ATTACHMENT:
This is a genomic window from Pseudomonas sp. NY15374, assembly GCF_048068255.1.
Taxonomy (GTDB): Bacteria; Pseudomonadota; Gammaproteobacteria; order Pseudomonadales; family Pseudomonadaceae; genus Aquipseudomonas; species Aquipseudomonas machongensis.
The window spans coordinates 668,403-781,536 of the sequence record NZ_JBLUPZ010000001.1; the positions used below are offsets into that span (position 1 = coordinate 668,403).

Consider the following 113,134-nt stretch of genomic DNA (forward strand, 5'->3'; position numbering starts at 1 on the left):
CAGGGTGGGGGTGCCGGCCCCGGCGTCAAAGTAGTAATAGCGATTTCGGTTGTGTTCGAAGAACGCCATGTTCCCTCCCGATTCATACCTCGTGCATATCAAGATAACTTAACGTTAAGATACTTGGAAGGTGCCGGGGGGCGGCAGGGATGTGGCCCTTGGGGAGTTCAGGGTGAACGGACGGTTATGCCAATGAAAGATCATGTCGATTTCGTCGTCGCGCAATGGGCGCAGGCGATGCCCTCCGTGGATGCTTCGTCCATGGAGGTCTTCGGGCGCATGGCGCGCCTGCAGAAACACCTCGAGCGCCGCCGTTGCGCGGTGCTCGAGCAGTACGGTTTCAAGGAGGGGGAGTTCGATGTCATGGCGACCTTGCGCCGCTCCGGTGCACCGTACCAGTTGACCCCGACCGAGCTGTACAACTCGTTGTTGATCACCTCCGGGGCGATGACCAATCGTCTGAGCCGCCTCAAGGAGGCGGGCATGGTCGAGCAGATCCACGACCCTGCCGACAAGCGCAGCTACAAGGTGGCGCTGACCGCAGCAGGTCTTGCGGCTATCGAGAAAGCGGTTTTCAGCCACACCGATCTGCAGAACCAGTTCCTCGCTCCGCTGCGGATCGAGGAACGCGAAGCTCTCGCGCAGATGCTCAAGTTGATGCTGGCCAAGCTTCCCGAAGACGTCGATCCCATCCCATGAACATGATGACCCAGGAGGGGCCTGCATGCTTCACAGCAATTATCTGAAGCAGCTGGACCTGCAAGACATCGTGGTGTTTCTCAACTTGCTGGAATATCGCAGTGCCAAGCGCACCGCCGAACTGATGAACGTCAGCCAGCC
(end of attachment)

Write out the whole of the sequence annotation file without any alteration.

This is a genomic window from Pseudomonas sp. NY15374, assembly GCF_048068255.1.
Taxonomy (GTDB): Bacteria; Pseudomonadota; Gammaproteobacteria; order Pseudomonadales; family Pseudomonadaceae; genus Aquipseudomonas; species Aquipseudomonas machongensis.
The window spans coordinates 668,403-781,536 of the sequence record NZ_JBLUPZ010000001.1; the positions used below are offsets into that span (position 1 = coordinate 668,403).

Consider the following 113,134-nt stretch of genomic DNA (forward strand, 5'->3'; position numbering starts at 1 on the left):
CAGGGTGGGGGTGCCGGCCCCGGCGTCAAAGTAGTAATAGCGATTTCGGTTGTGTTCGAAGAACGCCATGTTCCCTCCCGATTCATACCTCGTGCATATCAAGATAACTTAACGTTAAGATACTTGGAAGGTGCCGGGGGGCGGCAGGGATGTGGCCCTTGGGGAGTTCAGGGTGAACGGACGGTTATGCCAATGAAAGATCATGTCGATTTCGTCGTCGCGCAATGGGCGCAGGCGATGCCCTCCGTGGATGCTTCGTCCATGGAGGTCTTCGGGCGCATGGCGCGCCTGCAGAAACACCTCGAGCGCCGCCGTTGCGCGGTGCTCGAGCAGTACGGTTTCAAGGAGGGGGAGTTCGATGTCATGGCGACCTTGCGCCGCTCCGGTGCACCGTACCAGTTGACCCCGACCGAGCTGTACAACTCGTTGTTGATCACCTCCGGGGCGATGACCAATCGTCTGAGCCGCCTCAAGGAGGCGGGCATGGTCGAGCAGATCCACGACCCTGCCGACAAGCGCAGCTACAAGGTGGCGCTGACCGCAGCAGGTCTTGCGGCTATCGAGAAAGCGGTTTTCAGCCACACCGATCTGCAGAACCAGTTCCTCGCTCCGCTGCGGATCGAGGAACGCGAAGCTCTCGCGCAGATGCTCAAGTTGATGCTGGCCAAGCTTCCCGAAGACGTCGATCCCATCCCATGAACATGATGACCCAGGAGGGGCCTGCATGCTTCACAGCAATTATCTGAAGCAGCTGGACCTGCAAGACATCGTGGTGTTTCTCAACTTGCTGGAATATCGCAGTGCCAAGCGCACCGCCGAACTGATGAACGTCAGCCAGCC